In everyday language, we often use the words “fear” and “anxiety” synonymously, along with “worry,” “nervous,” “stress,” and even “panic.” We could say something like, “I’m anxious about this test” or “I’m stressed about this test” or even “I’m panicking about this test” and yet still practically mean the same thing.
Clinically speaking however, these words all mean different things. It’s important to know how each one is distinct and the unique way that our bodies may experience them.
Let’s start with stress. Stress is your body’s natural reaction to a challenge or a demand, and it can be both positive and negative. In positive stress, the brain becomes focused and alert, we can feel excited and energized, and we can act quickly and confidently. We typically do better work when we experience a manageable degree of short-term stress.
Negative stress happens when the stressful event becomes overwhelming, lasts for a long period of time, or overlaps with other stressful events. Your body remains alert indefinitely, which has a number of negative effects such as forgetfulness, muscle pain and tension, headaches, fatigue, difficulty sleeping, stomach issues, sexual problems, weight change, and more.
Fear and Anxiety
Fear is a natural and powerful response in which your brain and body react to the presence of danger. Your brain alerts your limbic system, which accelerates your breathing, heart rate, blood sugar, and perspiration. The rational part of your brain is muted and many of your internal resources are routed to your muscles and organs needed to protect yourself.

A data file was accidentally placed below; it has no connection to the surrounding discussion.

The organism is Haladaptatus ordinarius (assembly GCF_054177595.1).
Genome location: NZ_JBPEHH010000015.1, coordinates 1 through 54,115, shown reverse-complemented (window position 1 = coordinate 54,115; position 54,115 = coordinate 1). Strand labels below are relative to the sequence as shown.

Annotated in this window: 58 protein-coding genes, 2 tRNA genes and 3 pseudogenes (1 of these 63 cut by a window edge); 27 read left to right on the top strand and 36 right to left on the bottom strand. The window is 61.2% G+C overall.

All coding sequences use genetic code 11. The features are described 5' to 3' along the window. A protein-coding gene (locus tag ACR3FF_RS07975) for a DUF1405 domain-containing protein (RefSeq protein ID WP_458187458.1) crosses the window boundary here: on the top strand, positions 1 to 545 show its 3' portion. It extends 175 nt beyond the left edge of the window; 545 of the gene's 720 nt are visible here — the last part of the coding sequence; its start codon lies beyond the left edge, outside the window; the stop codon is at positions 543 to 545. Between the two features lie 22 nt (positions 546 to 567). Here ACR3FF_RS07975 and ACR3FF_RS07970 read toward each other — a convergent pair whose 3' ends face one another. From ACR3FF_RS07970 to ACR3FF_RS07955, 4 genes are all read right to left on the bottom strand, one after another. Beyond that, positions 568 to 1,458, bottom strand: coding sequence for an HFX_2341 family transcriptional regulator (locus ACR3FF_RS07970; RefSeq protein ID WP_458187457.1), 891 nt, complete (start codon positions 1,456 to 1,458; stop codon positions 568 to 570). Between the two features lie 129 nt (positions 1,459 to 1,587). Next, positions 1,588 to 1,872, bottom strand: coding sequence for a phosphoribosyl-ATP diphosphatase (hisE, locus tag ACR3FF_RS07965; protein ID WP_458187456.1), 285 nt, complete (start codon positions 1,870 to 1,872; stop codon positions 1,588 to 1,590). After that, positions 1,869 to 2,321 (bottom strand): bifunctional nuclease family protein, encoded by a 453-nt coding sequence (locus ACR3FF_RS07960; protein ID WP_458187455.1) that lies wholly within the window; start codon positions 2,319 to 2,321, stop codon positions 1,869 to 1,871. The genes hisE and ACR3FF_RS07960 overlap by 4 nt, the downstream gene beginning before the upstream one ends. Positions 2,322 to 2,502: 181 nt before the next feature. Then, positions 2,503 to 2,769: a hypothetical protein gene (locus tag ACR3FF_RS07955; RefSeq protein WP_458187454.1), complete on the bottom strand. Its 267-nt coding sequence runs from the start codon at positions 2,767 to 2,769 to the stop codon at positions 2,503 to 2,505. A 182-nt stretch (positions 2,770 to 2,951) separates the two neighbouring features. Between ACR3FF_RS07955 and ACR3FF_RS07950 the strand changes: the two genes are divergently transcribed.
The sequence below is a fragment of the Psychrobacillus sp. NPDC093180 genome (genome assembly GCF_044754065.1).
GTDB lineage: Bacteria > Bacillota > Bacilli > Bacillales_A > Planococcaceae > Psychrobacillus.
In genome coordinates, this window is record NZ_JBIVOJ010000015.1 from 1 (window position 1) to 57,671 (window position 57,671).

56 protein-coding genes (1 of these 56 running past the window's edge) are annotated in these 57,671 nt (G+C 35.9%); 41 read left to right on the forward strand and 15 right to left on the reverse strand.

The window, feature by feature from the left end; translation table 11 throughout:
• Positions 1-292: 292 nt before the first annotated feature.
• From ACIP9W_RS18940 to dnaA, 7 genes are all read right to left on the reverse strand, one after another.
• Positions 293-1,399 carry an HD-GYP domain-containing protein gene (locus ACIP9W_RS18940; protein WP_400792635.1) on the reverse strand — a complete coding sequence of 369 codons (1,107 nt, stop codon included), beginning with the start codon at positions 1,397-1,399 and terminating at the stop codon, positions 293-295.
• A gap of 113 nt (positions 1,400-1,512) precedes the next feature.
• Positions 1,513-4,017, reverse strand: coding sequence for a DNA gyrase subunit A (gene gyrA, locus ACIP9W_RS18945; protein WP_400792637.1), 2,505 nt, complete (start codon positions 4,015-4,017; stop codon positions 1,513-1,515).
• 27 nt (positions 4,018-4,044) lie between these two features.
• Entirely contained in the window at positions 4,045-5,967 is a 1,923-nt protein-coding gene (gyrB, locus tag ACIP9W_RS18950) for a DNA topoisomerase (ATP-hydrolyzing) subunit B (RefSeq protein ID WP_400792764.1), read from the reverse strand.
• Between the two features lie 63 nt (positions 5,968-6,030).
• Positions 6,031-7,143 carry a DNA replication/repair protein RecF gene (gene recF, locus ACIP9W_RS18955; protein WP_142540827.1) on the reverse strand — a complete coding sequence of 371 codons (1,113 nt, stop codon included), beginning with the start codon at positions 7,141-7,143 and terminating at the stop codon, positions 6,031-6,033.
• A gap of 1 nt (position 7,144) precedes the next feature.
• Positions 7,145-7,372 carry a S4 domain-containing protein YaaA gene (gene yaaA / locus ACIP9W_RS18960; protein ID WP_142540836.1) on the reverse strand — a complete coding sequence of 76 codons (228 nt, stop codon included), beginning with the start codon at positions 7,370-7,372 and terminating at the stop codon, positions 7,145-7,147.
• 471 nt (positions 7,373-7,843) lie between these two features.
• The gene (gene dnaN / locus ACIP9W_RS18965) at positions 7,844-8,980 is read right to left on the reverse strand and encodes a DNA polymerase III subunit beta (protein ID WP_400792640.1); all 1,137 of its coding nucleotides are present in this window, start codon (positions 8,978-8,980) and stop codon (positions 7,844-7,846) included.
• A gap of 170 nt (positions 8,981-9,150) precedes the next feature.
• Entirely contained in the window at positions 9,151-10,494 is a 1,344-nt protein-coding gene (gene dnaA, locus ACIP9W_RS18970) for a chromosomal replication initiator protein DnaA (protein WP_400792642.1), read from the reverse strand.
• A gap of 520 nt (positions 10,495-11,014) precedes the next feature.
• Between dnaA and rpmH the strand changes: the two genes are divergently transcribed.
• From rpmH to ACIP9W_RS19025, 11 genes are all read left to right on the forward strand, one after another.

In short, your brain is activating the fight or flight response to try to save you.
For your body, fear and anxiety are strongly interrelated. The primary difference between the two is the context you are experiencing. Fear relates to a known or understood threat, whereas anxiety follows from an unknown or perceived threat.
Anxiety causes many of the same physiological responses as fear but without the immediate and identifiable threat for you to respond to. In other words, it is your body’s apprehension about what might be happening now or at some point in the future.
Symptoms of anxiety can occur in a variety of situations, and can include:
- Feeling overwhelmed or out of control
- Panic attacks
- Social disconnect
- Increased heart rate
- Rapid breathing
- Trouble concentrating
- Difficulty falling asleep
The bad news is that anxiety is the most common mental health disorder in the US. Nearly 1 out of 3 people in the US meet the conditions for a diagnosable anxiety disorder at some point in their lifetime and almost 1 out of 5 have met those conditions within the past year alone.
The good news is that anxiety is treatable. Multiple studies and decades of research have shown that counseling is a highly effective and long-lasting treatment for anxiety, including treatments like CBT, Mindfulness, and EMDR.